Closing the STEM Gap Through Skilled Volunteerism

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Closing the STEM Gap Through Skilled Volunteerism

How pro bono service can build capacity while supporting diversity and inclusion

Photo by George Joch courtesy of Argonne National Laboratory

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Diversify STEM leadership with skills-based volunteerism, says Danielle Holly, CEO of Common Impact. Learn from examples of initiatives that are cultivating next generation STEM leaders: https://bit.ly/2OXFtKg #GEFLive #STEM @CommonImpact @dholly8 #probono
Thursday, August 30, 2018 - 3:40pm

CONTENT: Blog

Around the world, employers are seeking to enlist workers with relevant skills for existing and emerging roles in science, technology, engineering, and mathematics, also known as STEM. According to the CECP 2017 Giving in Numbers report, workforce development and education, particularly as related to STEM, are two of the largest focal areas for corporate and foundation giving. These are also two of the largest mission focus areas for nonprofits. In spite of such determined investment and effort, gaps persist, leaving employers and students without the critical thinking and applied skills needed to propel our evolving global economy.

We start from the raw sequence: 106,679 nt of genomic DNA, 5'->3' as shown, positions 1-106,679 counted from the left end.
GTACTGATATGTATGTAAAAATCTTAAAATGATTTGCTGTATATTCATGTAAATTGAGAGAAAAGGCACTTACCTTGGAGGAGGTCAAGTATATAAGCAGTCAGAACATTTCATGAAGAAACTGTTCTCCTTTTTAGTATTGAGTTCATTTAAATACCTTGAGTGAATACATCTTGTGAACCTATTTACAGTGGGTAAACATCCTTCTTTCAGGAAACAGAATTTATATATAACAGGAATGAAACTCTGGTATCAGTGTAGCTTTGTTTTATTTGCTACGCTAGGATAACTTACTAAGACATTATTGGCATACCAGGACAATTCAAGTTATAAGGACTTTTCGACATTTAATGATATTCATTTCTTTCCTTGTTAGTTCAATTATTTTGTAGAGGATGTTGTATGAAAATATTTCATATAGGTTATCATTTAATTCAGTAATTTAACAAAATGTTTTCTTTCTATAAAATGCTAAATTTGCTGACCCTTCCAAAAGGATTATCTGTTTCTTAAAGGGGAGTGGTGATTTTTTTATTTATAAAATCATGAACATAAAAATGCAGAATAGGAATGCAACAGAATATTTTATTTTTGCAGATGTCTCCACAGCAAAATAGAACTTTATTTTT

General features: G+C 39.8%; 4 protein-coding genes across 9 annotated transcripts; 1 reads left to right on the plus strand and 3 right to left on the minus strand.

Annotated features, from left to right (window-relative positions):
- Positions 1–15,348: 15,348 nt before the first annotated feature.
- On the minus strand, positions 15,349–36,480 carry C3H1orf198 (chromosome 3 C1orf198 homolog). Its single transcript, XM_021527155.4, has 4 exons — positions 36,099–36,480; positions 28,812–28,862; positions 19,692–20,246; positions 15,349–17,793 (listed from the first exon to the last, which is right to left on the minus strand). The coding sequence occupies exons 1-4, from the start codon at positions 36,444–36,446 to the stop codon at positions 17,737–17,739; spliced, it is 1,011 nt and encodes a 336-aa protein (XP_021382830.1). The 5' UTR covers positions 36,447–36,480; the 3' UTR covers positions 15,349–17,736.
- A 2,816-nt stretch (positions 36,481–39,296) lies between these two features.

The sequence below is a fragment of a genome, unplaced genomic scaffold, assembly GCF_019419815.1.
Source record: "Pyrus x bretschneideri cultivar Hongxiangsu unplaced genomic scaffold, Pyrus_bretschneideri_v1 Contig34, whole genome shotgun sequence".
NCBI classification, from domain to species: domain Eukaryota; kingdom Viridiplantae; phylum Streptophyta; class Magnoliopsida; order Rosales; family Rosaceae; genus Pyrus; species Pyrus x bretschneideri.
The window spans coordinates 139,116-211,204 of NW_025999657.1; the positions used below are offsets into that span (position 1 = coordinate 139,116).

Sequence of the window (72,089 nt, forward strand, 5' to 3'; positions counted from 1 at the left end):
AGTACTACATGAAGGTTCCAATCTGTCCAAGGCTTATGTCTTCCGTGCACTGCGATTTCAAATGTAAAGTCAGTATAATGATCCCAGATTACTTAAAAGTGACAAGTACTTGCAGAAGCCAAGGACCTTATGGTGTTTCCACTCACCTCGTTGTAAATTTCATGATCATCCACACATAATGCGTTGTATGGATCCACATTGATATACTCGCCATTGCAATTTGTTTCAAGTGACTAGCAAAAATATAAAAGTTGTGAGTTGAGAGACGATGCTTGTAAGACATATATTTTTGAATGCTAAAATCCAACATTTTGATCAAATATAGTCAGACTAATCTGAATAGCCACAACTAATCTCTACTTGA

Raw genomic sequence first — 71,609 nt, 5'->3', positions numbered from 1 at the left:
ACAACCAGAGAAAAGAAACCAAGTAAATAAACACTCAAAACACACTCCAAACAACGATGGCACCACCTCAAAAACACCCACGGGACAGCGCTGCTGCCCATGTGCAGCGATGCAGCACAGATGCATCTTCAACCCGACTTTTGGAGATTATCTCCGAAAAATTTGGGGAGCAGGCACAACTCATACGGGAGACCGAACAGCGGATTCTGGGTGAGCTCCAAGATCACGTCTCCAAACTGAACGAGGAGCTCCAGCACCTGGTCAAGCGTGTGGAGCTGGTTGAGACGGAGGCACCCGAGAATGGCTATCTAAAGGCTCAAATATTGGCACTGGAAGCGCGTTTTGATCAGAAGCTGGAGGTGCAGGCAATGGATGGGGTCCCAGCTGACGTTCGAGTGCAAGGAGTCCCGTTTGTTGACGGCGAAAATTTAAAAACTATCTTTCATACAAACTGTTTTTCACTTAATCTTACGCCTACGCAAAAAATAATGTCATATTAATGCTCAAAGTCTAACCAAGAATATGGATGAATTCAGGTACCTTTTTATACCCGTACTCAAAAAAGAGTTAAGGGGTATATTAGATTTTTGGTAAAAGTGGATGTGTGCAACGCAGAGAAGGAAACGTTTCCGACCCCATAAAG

Skills-based volunteerism has emerged as a promising strategy to help bridge this divide. Common Impact, a national nonprofit working toward a society in which individuals and businesses invest their talents to strengthen communities, has developed strategic partnerships to engage business professionals in creating positive community change. The organization had identified two major STEM education challenges that skilled volunteerism can address: building capacity within the social sector to effectively deliver STEM education, and using the act of this service itself to increase representation of women and diverse communities in both the social and corporate sectors.

Skills-based volunteerism to build STEM-focused nonprofit capacity
Skills-based volunteerism helps build social sector capacity to deliver effective STEM education programs. Stretched perennially for operating budgets, social sector organizations tend to skimp on investments in infrastructure—operations, marketing, human resources, and technology—sometimes spending as little as two percent of their annual budgets, compared to an average investment of 35 percent in the corporate sector. The bitter reality is by focusing on STEM programming without continuing to invest in internal capacity, nonprofits place their very missions at risk.
 

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